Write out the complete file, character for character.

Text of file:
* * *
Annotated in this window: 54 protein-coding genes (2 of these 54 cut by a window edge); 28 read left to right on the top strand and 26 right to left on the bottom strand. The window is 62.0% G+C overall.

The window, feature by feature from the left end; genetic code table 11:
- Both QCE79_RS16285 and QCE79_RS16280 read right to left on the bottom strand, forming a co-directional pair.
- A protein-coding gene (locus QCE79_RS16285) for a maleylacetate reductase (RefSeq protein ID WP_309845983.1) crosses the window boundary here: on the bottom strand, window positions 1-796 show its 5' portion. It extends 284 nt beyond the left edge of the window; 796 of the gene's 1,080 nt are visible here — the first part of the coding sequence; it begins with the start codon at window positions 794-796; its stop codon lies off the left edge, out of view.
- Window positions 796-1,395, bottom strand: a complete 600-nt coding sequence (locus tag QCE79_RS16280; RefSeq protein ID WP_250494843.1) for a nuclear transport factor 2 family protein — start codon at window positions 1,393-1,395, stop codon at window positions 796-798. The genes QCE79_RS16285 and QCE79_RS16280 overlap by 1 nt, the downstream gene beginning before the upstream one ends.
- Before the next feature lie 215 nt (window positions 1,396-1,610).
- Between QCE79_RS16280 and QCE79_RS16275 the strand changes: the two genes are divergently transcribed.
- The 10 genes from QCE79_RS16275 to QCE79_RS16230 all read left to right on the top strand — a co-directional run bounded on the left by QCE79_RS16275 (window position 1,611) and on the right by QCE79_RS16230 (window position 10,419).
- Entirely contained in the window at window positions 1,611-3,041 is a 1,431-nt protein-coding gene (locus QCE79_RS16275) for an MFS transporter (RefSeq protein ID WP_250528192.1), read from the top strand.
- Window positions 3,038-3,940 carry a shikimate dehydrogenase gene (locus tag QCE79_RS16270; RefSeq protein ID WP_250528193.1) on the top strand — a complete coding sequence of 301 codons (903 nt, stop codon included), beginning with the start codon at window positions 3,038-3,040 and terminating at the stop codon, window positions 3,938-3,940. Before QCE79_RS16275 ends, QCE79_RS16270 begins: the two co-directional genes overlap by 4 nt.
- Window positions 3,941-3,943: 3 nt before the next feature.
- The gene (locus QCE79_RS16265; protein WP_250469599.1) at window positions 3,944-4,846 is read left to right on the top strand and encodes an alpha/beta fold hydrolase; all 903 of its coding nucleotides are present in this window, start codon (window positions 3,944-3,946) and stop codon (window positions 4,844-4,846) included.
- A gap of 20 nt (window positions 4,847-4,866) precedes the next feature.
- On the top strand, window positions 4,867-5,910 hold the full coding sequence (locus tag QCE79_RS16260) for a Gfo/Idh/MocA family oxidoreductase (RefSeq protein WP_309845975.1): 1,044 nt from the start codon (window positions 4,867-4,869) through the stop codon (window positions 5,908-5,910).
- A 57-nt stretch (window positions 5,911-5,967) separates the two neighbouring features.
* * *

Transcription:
Annotated in this window: 54 protein-coding genes (2 of these 54 cut by a window edge); 28 read left to right on the top strand and 26 right to left on the bottom strand. The window is 62.0% G+C overall.

The window, feature by feature from the left end; genetic code table 11:
- Both QCE79_RS16285 and QCE79_RS16280 read right to left on the bottom strand, forming a co-directional pair.
- A protein-coding gene (locus QCE79_RS16285) for a maleylacetate reductase (RefSeq protein ID WP_309845983.1) crosses the window boundary here: on the bottom strand, window positions 1-796 show its 5' portion. It extends 284 nt beyond the left edge of the window; 796 of the gene's 1,080 nt are visible here — the first part of the coding sequence; it begins with the start codon at window positions 794-796; its stop codon lies off the left edge, out of view.
- Window positions 796-1,395, bottom strand: a complete 600-nt coding sequence (locus tag QCE79_RS16280; RefSeq protein ID WP_250494843.1) for a nuclear transport factor 2 family protein — start codon at window positions 1,393-1,395, stop codon at window positions 796-798. The genes QCE79_RS16285 and QCE79_RS16280 overlap by 1 nt, the downstream gene beginning before the upstream one ends.
- Before the next feature lie 215 nt (window positions 1,396-1,610).
- Between QCE79_RS16280 and QCE79_RS16275 the strand changes: the two genes are divergently transcribed.
- The 10 genes from QCE79_RS16275 to QCE79_RS16230 all read left to right on the top strand — a co-directional run bounded on the left by QCE79_RS16275 (window position 1,611) and on the right by QCE79_RS16230 (window position 10,419).
- Entirely contained in the window at window positions 1,611-3,041 is a 1,431-nt protein-coding gene (locus QCE79_RS16275) for an MFS transporter (RefSeq protein ID WP_250528192.1), read from the top strand.
- Window positions 3,038-3,940 carry a shikimate dehydrogenase gene (locus tag QCE79_RS16270; RefSeq protein ID WP_250528193.1) on the top strand — a complete coding sequence of 301 codons (903 nt, stop codon included), beginning with the start codon at window positions 3,038-3,040 and terminating at the stop codon, window positions 3,938-3,940. Before QCE79_RS16275 ends, QCE79_RS16270 begins: the two co-directional genes overlap by 4 nt.
- Window positions 3,941-3,943: 3 nt before the next feature.
- The gene (locus QCE79_RS16265; protein WP_250469599.1) at window positions 3,944-4,846 is read left to right on the top strand and encodes an alpha/beta fold hydrolase; all 903 of its coding nucleotides are present in this window, start codon (window positions 3,944-3,946) and stop codon (window positions 4,844-4,846) included.
- A gap of 20 nt (window positions 4,847-4,866) precedes the next feature.
- On the top strand, window positions 4,867-5,910 hold the full coding sequence (locus tag QCE79_RS16260) for a Gfo/Idh/MocA family oxidoreductase (RefSeq protein WP_309845975.1): 1,044 nt from the start codon (window positions 4,867-4,869) through the stop codon (window positions 5,908-5,910).
- A 57-nt stretch (window positions 5,911-5,967) separates the two neighbouring features.